The digitization of society requires that companies optimize their relationship with customers and as the rate of change accelerates, companies must question their customer service protocols more often in order to create value for their customers, support them fully, and be an interesting brand.
Marketers must apply a very different orientation to the design of customer experiences and businesses need to transform their organizational structures, processes, and cultures to reap the benefits and potential of social.
The shift to self and crowd service results in better service at a lower cost while still keeping things personal. The need for a personalized solution is diminishing but will continue to exist in those cases where self or crowd service fail to provide the answer.
Many companies in the finance and travel sectors have already invested in self-service. Investments in crowd service are more modest but are steadily increasing.
Companies like booking.com, a pure online player, focus on self-service (the consumer takes care of bookings and modifications) and crowd service (questions about hotels are answered by other consumers).
Nevertheless, the company still has a large call center to assist customers personally when self and crowd service fail. The customer has access to customer service on a permanent basis with 24/7 availability all year round.
Customer support specialist, Jacqueline Anderson, says, “It is critically important that consumers are able to find you in social, that’s the marketing, so they can talk to you when they need to, that’s the servicing. Then, of course, you want to keep those consumers engaged with your brand, so you circle back to the marketing again”
And some of the best marketing is signposting. One example is Koodo’s Help page on Facebook. Clear and simple.
The peer-to-peer support philosophy of crowd service enables companies to be more efficient and improve their service without losing sight of the human aspect.
Crowd service makes it possible to offer a broader range of services. When consumers ask questions about the product category, it is often too expensive for organizations to answer those questions themselves.
When the input on non-core questions comes from other consumers, the cost is very limited. Consumers taking part in a crowd service program feel like they are part of the company. They often become brand ambassadors and this creates an indirect marketing effect.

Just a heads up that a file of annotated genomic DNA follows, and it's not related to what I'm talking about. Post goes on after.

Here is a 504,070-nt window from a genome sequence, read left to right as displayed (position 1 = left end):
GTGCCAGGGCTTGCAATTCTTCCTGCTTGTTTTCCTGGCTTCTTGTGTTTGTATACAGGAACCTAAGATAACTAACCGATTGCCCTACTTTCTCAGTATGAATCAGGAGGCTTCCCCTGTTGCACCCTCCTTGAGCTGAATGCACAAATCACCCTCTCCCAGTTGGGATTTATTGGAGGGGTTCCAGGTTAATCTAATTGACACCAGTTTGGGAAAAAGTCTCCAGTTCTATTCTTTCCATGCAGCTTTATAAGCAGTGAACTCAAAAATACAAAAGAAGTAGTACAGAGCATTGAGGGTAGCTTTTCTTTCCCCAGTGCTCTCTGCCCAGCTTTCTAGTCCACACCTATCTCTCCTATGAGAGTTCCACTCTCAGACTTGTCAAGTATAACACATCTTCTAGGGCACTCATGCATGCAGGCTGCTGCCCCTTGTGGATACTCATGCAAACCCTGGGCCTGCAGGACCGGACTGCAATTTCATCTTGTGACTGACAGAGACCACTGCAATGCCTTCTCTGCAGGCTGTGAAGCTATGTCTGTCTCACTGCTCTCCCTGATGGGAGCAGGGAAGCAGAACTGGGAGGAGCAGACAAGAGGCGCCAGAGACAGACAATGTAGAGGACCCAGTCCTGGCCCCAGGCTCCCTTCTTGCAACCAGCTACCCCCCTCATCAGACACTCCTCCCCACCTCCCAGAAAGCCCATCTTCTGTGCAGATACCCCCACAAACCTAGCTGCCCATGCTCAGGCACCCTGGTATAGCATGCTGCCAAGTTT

Studies show that consumers would rather do business with companies from the crowd economy than with the traditional players in the market. Fifty-five percent of consumers like the idea of other consumers helping them and 58% are prepared to help others.
When done well, these forums engage super fans who provide product feedback and answers for a good percentage of stuck customers. Crowd service thus becomes a type of personal service. Customers communicate with other customers and the personal interaction helps build an emotional bond with the brand.
Telecom player Verizon uses a customer forum in support of their other service channels. One percent of their users are so-called super users. They spend between 20 to 30 hours a week on the forum helping others. These super users are not rewarded financially; instead they are rewarded with a digital status. They earn recognition instead of money. Nine percent of users frequently answer questions by other users.
Forward-Thinking Customer Service: Mobile & Video
As the nature of customer conversions change, brands must adjust the tone and articulation of their message to resonate in the social environment. Companies need to move from managing customers to facilitating collaborative experiences and on-going dialogue valued by customers.
By doing this, companies will be able to monitor what consumers do and say to one another on social platforms and access unbiased feedback and behavioral data on a huge scale, revolutionizing the way marketers think and what they do.
Customer service is a multichannel affair and data centralization is a priority in the elaboration of the channel strategy. By 2016, more than half of all customer service questions will be submitted via a mobile device.
Self-service solutions for mobile devices are easy to design, and as self-service is digital, it is easier for companies to keep records of the interactions than with offline contact.
One area that is rapidly expanding in online customer service is online videos.
Video technology has introduced a better way for companies to provide online customer service, improve online sales, and create customer loyalty.
*for more information, see “The Future of Customer Service: From Personal, to Self, to Crowd Service” by steven van belleghem on Slideshare.
*featured image: customer service think tank hosted by Dell